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Ventura Speaks On Stadium
Questions Even The Necessity Of New Ballpark For Twins; Says 'No' To Any Public Money For New Stadium

MINNEAPOLIS -- Governor-elect Jesse Ventura essentially vetoed any hope by stadium supporters that the former sports radio talk show host would sympathize with their efforts to secure public financing for a new Twins stadium. First, Ventura told WCCO-TV's Mark Rosen on his sports show Sunday night that he questions whether a new stadium is even needed. "My point is this, and I'll say this again. That dome is only 16 years old. Now, I coach football at a school that it six years old, Champlin Park, a brand new school. Ten years from now are we going to replace Champlin Park High School? Of course not," said Ventura.

As to arguments that the pro teams in the Metrodome have an inadequate "revenue streams" from the stadium to compete, particularly the Twins, Ventura, shown, scoffs: "Maybe the Twins need to fill it up, once . . . There was no talk of a new stadium in [the Twins World Series championship years] '87 and '91. The Twins need to put a winning team on the field first, and then come back and say they can't make it," he said.

While he shut the door to any public tax money subsidizing a new stadium, he didn't rule out other options to get it built. "I'm not opposed to alternative methods of building a new stadium if they need it, and all that. But I have to stick to my guns, I said there will be no public dollars to it. Now, if they want to go to referendum and have the people vote . . . if the people vote for it, then the people have spoken. If the majority of the people but the people that I saw a year and a half ago, over 70, 75, 80 percent of them said 'no' and we've got to listen to them," Ventura told Rosen.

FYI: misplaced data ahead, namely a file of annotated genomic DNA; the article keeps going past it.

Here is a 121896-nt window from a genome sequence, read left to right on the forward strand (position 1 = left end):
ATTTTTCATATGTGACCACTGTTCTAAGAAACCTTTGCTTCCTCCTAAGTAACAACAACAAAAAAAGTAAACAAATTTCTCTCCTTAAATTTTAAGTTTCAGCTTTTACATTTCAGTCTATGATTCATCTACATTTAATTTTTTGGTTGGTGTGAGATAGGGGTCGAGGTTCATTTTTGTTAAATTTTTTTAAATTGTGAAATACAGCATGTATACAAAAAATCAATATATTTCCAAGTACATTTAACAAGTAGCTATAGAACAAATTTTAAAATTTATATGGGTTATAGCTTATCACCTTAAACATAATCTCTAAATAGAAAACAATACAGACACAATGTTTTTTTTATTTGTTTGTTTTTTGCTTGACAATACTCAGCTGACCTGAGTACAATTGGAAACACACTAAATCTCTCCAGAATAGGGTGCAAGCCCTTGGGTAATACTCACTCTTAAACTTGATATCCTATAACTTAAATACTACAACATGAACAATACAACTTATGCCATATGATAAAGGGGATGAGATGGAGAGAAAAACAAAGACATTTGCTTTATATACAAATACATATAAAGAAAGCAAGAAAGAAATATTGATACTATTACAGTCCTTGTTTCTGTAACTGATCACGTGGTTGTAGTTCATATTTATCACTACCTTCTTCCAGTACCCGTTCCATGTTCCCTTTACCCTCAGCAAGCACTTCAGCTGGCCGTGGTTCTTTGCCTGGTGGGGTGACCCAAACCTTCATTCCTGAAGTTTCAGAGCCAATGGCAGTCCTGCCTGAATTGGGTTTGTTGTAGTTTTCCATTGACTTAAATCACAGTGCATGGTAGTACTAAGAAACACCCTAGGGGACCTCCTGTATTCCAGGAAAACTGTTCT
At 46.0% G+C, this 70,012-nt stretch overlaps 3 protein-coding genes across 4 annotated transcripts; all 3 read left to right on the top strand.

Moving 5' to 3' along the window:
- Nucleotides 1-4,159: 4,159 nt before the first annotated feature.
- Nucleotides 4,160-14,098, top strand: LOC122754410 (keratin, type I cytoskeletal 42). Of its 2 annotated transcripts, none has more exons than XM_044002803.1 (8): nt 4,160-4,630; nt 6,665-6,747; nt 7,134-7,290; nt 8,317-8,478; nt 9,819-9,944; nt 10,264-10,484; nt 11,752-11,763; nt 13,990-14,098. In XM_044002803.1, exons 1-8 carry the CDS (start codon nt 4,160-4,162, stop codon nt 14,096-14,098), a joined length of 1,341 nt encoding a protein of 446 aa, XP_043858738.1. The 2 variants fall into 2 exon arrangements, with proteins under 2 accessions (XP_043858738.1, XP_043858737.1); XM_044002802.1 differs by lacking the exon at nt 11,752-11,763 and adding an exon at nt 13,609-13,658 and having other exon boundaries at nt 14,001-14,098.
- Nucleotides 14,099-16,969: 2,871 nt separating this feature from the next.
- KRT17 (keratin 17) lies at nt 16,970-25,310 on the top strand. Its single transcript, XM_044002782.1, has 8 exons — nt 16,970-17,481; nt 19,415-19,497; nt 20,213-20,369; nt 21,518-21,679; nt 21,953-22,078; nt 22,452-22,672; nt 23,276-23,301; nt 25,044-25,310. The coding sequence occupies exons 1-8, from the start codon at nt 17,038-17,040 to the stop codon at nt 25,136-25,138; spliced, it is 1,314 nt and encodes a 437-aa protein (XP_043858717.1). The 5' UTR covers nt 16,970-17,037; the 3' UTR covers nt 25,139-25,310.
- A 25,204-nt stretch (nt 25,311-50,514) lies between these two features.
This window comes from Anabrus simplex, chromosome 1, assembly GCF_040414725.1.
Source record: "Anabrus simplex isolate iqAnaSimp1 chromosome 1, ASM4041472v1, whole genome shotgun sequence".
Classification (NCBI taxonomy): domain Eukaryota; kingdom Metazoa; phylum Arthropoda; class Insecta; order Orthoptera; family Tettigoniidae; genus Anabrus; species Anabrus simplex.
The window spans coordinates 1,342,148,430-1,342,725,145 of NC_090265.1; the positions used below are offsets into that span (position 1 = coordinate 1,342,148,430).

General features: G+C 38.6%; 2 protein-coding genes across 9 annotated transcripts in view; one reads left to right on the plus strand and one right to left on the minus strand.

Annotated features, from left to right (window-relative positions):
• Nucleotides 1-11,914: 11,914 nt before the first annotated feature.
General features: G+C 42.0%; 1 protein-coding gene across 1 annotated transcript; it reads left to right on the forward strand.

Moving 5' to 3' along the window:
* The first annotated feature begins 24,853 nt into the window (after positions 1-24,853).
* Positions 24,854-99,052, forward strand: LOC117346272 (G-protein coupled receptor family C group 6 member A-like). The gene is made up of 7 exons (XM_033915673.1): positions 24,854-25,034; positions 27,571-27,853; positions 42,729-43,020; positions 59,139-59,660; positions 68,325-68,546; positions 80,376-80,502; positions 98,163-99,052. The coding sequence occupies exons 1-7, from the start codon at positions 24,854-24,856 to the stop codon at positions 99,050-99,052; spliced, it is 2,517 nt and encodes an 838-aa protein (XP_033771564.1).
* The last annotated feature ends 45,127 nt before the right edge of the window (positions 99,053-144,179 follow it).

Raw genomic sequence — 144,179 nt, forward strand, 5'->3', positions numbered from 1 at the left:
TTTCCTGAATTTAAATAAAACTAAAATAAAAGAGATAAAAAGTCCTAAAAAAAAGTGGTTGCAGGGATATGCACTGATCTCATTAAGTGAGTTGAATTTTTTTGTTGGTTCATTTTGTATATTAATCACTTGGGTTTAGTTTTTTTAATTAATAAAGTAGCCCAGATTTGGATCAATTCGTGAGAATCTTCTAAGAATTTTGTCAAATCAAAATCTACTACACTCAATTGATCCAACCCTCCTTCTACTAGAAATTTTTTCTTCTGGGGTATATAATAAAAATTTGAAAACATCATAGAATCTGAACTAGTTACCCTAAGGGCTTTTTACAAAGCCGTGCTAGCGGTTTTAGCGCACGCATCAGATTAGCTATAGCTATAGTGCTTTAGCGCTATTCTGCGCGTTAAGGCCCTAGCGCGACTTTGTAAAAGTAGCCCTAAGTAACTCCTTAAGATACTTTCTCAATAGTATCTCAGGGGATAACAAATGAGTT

Ventura's sentiment on using public money to pay for a new baseball stadium was echoed by state Rep. Steve Swiggum, expected to be elected House speaker when the GOP takes control in early January.

"The possibility of there being any type of a bill containing public funding, the use of either general fund revenues or increasing tax to publicly fund a baseball stadium or any sports stadium, would certainly not be high on the agenda, and would have a very difficult time in passing the Minnesota House.," said Swiggum.

Public-money for sports stadiums fared well around the country during the election last week.

Voters in Denver OK'd a penny-per-$10 six-county retail sales tax to build a new stadium for the Denver Broncos, Cincinnati voters voiced their opinion on where they want to see a county-supported stadium built for the Reds. And, in San Diego, voters approved a $225 million city bond issue for a new baseball stadium.

There are reports of Ventura's past support for enabling addition of public slot machines at Canterbury Park race track and using that revenue to pay for the public portion of stadium construction. But, Sunday, he wasn't talking one-armed bandits:

"I think you've some of the most brilliant business minds in this town. We've got more of those big companies, Fortune 500 companies, here per capita than anywhere in the world almost. You're tellin' me they can't figure out in the private sector how to make this happen? I believe they can. The problem is nobody in the public sector has said no. And that's what we got to work on," said Ventura.

Meanwhile, there are reports that Hennepin County, which had been prepared to donate land between Washington Avenue and the Mississippi River in downtown Minneapolis for the stadium has since put the parcels up for sale.